"Russia's revolutionary days are not over."

On Wednesday May 8, Alan Woods interviewed Alexander Kuvaev, member of the Duma, and leader of the Moscow City Committee of the CPRF. There are several interesting features in the replies. In particular, the phrase we have cited in the title is a reply to Zyuganov who has stated publicly that, in his opinion, "Russia's Revolutionary days are over." Unfortunately, there was little time to develop the points raised, as the CPRF were busy with preparations for the big demonstration on May 9 (the anniversary of the victory of the USSR over Nazi Germany).

Q: How do you see the present situation in Russia?

A: Our country is now passing through a decisive phase. The general situation is very bad. 80% of the population is in extreme difficulties, but the present government has no solutions to offer. Moreover, the situation is going to get even worse before the parliamentary and presidential elections [due in 2003 and 2004].

Q: What is the position of the Putin government?

A: The present government will carry out all kind of manoeuvres to increase the number of right wing MPs in the Duma. The tendency is towards a presidential type of government and the aim is to reduce the presence of the Communists in the Duma. However, I can say that there will be all kinds of struggles between different groups within the oligarchy - fights between Putin, Chubais, Kasyanov, and so on...

Q: So the regime is still very unstable?

A: The whole situation is completely unstable - both from the economic and the political point of view.

Q: But in the West, the impression is being given that everything in Russia is going splendidly. The economy is growing, so everything will be OK.

A: This is not the case at all. In fact, there is no real growth in the economy, apart from in certain sectors like oil, gas and coal. However, the basic sectors of industry - machine-tools, steel and so on, are not growing. They do not even publish any statistics about these sectors. And as far as agriculture is concerned, there is no development at all. We are completely dependent on food imports from the West. This includes even basic food items.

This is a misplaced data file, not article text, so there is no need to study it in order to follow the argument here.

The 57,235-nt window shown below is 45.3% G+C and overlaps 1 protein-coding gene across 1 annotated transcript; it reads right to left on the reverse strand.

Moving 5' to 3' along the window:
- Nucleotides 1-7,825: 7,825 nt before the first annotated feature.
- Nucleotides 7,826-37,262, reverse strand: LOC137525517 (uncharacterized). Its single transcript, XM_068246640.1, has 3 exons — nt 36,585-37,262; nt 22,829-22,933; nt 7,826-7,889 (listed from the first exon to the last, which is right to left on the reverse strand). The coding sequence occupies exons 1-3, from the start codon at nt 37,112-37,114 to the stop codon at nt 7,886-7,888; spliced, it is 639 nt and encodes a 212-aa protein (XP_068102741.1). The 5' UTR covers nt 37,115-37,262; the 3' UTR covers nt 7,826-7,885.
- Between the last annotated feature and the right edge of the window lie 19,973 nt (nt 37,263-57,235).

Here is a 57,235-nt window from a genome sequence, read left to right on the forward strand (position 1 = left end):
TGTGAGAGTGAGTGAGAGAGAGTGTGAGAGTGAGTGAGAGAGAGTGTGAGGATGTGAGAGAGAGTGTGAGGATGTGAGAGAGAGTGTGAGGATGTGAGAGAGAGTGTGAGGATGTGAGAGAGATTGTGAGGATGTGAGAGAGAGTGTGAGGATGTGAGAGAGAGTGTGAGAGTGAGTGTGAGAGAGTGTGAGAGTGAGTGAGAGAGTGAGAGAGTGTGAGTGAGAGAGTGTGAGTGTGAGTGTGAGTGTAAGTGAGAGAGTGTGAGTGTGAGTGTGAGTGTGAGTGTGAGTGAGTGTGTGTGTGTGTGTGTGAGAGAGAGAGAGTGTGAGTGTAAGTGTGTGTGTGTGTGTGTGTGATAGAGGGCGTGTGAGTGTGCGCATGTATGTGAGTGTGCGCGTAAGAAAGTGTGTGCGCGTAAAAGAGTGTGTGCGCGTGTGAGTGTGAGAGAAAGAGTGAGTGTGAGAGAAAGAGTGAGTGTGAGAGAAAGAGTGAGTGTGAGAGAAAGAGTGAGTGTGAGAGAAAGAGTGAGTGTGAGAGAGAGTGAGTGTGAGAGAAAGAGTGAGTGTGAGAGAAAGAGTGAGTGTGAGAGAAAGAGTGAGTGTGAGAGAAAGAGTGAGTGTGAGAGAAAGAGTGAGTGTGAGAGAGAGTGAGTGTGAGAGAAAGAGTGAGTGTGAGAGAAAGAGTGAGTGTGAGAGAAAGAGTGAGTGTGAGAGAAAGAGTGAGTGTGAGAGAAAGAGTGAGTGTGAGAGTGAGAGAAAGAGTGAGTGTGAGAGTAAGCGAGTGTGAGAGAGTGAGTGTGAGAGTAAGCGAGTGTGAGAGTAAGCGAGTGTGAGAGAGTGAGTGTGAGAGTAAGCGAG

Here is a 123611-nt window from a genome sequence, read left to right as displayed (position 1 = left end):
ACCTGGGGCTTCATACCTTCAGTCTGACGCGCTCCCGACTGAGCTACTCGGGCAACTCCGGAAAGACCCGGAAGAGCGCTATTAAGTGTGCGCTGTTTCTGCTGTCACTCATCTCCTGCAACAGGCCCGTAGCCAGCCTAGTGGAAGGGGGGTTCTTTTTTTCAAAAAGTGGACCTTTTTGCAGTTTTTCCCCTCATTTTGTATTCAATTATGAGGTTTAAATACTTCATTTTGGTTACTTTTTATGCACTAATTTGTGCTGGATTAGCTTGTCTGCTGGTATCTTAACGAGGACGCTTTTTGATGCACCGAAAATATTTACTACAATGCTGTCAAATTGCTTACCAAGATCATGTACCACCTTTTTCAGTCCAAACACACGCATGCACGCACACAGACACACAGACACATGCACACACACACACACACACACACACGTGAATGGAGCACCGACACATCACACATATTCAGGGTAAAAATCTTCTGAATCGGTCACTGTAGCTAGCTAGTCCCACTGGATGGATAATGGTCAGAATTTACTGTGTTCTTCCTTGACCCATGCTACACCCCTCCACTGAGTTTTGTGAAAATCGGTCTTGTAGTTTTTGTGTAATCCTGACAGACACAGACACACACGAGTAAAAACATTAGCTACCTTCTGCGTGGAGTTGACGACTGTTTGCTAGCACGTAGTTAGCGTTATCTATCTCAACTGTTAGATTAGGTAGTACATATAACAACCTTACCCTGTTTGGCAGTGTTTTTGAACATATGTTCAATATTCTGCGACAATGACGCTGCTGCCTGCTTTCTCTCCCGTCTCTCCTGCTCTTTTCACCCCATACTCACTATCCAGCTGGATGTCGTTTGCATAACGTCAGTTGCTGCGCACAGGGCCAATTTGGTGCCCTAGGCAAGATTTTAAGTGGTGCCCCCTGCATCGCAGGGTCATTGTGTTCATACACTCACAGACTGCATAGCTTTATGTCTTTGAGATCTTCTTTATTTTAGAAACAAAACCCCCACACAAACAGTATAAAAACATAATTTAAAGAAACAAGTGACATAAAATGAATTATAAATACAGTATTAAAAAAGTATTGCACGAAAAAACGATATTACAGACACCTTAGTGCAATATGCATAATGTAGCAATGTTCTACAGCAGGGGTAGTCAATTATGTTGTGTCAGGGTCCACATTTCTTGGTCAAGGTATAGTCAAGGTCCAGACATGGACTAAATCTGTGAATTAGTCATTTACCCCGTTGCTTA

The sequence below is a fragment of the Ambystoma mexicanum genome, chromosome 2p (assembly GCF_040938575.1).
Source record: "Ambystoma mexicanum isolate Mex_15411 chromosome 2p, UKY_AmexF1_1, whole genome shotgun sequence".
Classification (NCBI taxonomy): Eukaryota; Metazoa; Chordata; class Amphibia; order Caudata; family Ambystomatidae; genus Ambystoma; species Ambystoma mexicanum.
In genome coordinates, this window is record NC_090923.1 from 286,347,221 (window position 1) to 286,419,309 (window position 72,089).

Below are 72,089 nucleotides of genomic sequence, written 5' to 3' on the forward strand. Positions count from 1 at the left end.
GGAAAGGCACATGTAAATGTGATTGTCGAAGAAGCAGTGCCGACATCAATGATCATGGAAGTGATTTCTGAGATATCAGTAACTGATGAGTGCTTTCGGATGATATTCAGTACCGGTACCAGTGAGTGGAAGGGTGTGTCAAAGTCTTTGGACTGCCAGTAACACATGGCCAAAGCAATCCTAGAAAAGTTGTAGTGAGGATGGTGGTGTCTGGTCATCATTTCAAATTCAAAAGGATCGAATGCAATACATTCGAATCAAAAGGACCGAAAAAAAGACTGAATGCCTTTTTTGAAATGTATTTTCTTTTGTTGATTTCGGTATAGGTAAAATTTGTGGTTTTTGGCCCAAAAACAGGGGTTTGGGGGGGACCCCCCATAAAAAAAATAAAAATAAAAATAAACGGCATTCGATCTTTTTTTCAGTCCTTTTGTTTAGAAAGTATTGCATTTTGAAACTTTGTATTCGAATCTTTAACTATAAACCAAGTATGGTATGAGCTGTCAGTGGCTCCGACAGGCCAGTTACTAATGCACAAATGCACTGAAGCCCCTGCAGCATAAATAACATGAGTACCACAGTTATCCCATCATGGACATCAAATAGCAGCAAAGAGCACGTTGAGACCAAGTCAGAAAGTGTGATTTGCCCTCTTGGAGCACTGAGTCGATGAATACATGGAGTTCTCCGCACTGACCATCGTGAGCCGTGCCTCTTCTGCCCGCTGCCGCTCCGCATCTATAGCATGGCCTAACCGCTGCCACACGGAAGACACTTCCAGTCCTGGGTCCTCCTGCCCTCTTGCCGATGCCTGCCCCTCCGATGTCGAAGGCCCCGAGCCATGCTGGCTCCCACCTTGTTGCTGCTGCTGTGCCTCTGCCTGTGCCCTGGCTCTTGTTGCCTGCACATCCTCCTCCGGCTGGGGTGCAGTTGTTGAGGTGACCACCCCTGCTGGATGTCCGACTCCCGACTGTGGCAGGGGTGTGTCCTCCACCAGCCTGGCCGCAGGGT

Q: And how is this reflected in living standards?

A: Living standards are falling here. Prices are rising steeply, especially the price of basic products like food and medicine. On top of all this, there is the so-called "reform" of rents, which means that the people will have to pay more for rent, gas, electricity and central heating. And wages are falling behind prices all the time. As a result we have an extreme polarisation between rich and poor. 5.7% of the population are very rich and 90% find it hard to make ends meet. In fact, 80% are living near the official poverty level. Of course, the situation is uneven. The situation is getting worse all the time. But in Moscow things are different. There is a lot of money around here... Mosow is the most expensive capital after Tokyo. But it is not at all typical of the rest of Russia.

Q: This must mean a growth in the class struggle.

A: Well, for example, you saw what happened in Voronezh. That was a serious uprising. The immediate issue was the increase in rents. And this is only the beginning. In Smolensk a similar situation is being prepared.

Q: I understand the CPRF participated in organising the demonstration in Voronezh.

A: Yes, we were among the organisers. There were also other forces. But we participated actively, and not only there. In Moscow also in some factories where the workers were threatened with the sack, the CPRF is actively supporting the workers. We will be at the head of the protests - including in Moscow.

Q: What about Russia's external policies?

A: The oligarchy are dependent on the West, and are firmly linked to the West. Bush came here to try to weaken Russia's defence capacity. He would like to get his hands on Russia's resources, oil and so on. Therefore he would like to weaken Russia.

Q: In your speech on May Day, you said that the CPRF must not collaborate with Putin but provide a left opposition. What did you mean?